Several provincial authorities in Vietnam are developing guidelines for renewables that should improve the country’s solar market, but stubbornness from the monopoly utility EVN means that the largest-scale projects remain the preserve of big risk-takers, according to a representative of international law firm Baker McKenzie.
The central government has its own National Master Plan for solar, including a feed-in tariff (FiT) and much-maligned solar PPA template. However, now some authorities have also formed their own renewables master plans, along with guidelines, and adopted regulations for selection of project developers.
The provinces of Ninh Thuan, Binh Thuan, Binh Dinh, Binh Phuoc have all started developing their own PV development plans. For example, Thanh Hoa Province has issued a list of four PV projects with total capacity of 280MW that are to be prioritised for development. Other regional policies relate to policies ranging from regulating projects over certain sizes and shortening deadlines for project completion.
Fred Burke, managing partner at Baker McKenzie, told PV Tech that this was a positive development, which should bring more investment to some provinces with the ability to command better terms and offer more options for investors. Regional success might also cause lagging provinces to raise their game.
Unfortunately, Burke said these local plans are only likely to benefit projects below 50MW in capacity, since larger projects are likely to be subjected to the National Master Plan. Furthermore, while larger projects might still get local incentives, there is a history in Vietnam of local governments granting incentives that are later disavowed by the central government. Land use and land transfer transactions face similar hazards, added Burke. As a result, it is mostly smaller projects of less than 30MW in size that are getting financed at a local level.
EVN not budging
Despite the provincial improvements, Burke said that the widely-publicised bankability issues still remain in the overall Vietnamese solar market.
He added: “The trick is really the PPA not being very flexible. There’s key issues about curtailment and termination mainly that EVN won’t budge on.”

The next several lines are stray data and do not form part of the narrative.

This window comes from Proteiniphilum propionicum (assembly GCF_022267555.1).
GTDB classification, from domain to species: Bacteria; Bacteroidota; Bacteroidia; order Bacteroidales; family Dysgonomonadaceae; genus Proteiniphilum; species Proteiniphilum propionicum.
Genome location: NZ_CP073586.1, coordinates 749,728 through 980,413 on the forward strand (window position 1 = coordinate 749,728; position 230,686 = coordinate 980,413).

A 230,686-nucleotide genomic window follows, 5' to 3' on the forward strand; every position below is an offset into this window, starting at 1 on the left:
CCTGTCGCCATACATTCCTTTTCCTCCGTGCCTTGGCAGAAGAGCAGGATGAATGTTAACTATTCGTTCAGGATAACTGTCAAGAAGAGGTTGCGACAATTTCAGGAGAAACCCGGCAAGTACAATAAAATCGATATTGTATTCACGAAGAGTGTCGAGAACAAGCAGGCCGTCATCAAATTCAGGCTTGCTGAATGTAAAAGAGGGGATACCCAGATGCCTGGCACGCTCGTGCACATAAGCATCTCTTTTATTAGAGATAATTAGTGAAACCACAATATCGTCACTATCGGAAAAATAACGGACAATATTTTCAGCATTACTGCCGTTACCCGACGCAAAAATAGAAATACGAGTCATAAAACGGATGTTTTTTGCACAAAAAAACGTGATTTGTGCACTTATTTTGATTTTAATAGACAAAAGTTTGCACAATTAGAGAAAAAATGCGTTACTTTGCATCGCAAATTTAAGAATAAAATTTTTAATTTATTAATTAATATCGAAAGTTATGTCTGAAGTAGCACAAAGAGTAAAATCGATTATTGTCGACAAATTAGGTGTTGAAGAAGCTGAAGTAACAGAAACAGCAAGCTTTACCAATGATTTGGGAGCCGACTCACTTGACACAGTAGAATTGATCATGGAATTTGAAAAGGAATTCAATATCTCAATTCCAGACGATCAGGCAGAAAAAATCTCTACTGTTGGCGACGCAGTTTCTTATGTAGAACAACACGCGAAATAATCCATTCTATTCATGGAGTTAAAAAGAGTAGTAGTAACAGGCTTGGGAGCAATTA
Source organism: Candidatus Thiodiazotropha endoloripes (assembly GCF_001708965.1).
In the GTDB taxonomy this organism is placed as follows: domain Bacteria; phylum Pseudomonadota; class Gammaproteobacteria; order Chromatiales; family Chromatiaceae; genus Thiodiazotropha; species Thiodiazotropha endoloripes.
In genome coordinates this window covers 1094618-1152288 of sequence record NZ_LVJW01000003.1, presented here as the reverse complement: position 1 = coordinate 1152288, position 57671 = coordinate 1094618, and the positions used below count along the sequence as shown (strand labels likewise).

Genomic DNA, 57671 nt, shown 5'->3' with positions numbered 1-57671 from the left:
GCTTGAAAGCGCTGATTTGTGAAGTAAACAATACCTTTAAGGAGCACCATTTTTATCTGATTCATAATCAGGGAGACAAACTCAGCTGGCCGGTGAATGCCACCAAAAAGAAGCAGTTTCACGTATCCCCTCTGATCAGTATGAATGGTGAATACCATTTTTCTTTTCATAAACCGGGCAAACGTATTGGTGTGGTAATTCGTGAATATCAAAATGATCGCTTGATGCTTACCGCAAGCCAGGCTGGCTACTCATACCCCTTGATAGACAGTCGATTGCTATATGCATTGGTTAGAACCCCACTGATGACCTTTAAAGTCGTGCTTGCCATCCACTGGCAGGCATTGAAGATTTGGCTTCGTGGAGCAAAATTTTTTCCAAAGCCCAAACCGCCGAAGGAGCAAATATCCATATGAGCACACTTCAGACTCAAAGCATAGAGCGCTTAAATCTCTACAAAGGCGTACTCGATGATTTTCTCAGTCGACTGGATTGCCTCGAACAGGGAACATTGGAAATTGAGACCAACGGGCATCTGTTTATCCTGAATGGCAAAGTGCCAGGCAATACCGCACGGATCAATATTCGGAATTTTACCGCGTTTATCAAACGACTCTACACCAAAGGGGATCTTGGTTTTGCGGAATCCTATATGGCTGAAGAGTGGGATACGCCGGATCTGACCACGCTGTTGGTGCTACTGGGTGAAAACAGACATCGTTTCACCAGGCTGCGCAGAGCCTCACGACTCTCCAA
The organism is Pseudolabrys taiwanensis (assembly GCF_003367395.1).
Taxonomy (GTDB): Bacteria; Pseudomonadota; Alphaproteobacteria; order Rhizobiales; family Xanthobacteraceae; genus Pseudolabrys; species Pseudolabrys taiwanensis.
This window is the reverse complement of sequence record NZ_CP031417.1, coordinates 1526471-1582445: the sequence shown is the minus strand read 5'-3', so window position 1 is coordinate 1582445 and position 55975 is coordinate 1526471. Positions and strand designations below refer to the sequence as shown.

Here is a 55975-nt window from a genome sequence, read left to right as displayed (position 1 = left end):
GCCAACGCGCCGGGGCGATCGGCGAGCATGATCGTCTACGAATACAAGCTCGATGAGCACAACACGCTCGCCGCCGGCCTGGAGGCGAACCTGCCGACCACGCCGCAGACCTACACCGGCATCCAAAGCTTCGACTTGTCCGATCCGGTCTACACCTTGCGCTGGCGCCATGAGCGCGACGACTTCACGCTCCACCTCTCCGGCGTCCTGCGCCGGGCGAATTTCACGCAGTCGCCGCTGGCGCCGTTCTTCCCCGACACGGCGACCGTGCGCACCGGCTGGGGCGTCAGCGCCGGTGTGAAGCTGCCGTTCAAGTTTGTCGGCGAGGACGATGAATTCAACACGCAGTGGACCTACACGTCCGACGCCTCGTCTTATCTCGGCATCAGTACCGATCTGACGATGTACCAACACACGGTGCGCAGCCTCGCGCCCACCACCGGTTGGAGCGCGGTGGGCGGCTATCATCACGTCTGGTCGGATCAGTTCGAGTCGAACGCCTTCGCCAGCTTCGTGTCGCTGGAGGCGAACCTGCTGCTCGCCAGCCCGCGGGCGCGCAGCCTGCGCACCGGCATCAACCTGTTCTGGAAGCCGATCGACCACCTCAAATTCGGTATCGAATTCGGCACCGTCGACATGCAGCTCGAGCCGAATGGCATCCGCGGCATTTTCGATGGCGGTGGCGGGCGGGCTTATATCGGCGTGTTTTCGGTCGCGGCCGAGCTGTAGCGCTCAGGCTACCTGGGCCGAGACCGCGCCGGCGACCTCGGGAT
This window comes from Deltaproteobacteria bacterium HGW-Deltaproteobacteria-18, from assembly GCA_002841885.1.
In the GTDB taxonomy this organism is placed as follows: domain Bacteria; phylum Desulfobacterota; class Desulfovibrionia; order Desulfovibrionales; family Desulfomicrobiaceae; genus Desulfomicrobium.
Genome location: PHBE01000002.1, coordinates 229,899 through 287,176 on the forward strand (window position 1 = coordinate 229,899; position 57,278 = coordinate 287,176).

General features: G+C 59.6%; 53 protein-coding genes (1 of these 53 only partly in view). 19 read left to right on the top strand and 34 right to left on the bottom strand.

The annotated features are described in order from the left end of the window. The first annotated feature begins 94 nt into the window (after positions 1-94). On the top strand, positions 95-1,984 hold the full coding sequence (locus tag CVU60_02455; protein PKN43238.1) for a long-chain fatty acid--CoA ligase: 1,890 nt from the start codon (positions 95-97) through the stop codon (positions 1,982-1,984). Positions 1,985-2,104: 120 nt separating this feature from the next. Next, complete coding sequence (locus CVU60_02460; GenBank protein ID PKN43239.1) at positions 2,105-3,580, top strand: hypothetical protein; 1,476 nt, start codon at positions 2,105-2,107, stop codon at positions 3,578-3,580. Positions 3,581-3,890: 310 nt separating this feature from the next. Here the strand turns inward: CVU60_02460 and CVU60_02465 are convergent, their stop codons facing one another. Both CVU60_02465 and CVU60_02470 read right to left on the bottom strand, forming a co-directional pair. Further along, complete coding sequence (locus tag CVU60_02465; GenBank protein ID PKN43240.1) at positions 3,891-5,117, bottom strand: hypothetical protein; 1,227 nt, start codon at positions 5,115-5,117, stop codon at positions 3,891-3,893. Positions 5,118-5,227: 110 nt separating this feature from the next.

For example, EVN currently offers investors one year of their prior year’s average payment for termination, which threatens developers with major trouble if their contract is terminated early on.
EVN is also due to be reorganised in the coming years, throwing up questions about whether the new entity will be more or less creditworthy than the current organisation, and whether contract terms will remain on the same.
Burke added: “People are just assuming – as they do often with Vietnam – that eventually things will get sorted out. […] But that’s not very good for the real big banks of the world and the bigger developers that have to answer to shareholders and stock markets.”
“If you’re a cowboy, that we have a few of, then it’s ok.”
Cowboys go large
Indeed, some investors and developers are very bullish on Vietnam and have faith that EVN will pay for their investment.
Burke added: “Obviously, that’s taking a risk and we are not seeing very big projects go through to implementation.”
Nevertheless, there are very large projects of between 50-150MW, often combined with wind, that are making progress and are currently in the PPA negotiation stage.
Burke said: “These are cowboys. They are not looking for initial bank financing; they are looking to get a project up and running that will generate cash flows for a sufficient period of time so that they can turn around and say that this is a bankable project just on the basis of its performance and then they will exit that way.”
At last year’s Solar and Off-Grid Renewables Southeast Asia (SORSEA) conference, organised by PV Tech’s publisher Solar Media, Allard Nooy, CEO of InfraCo Asia Development, said that while EVN was “not a very creditworthy organisation”, it has never defaulted on a PPA involving foreign invested IPPs.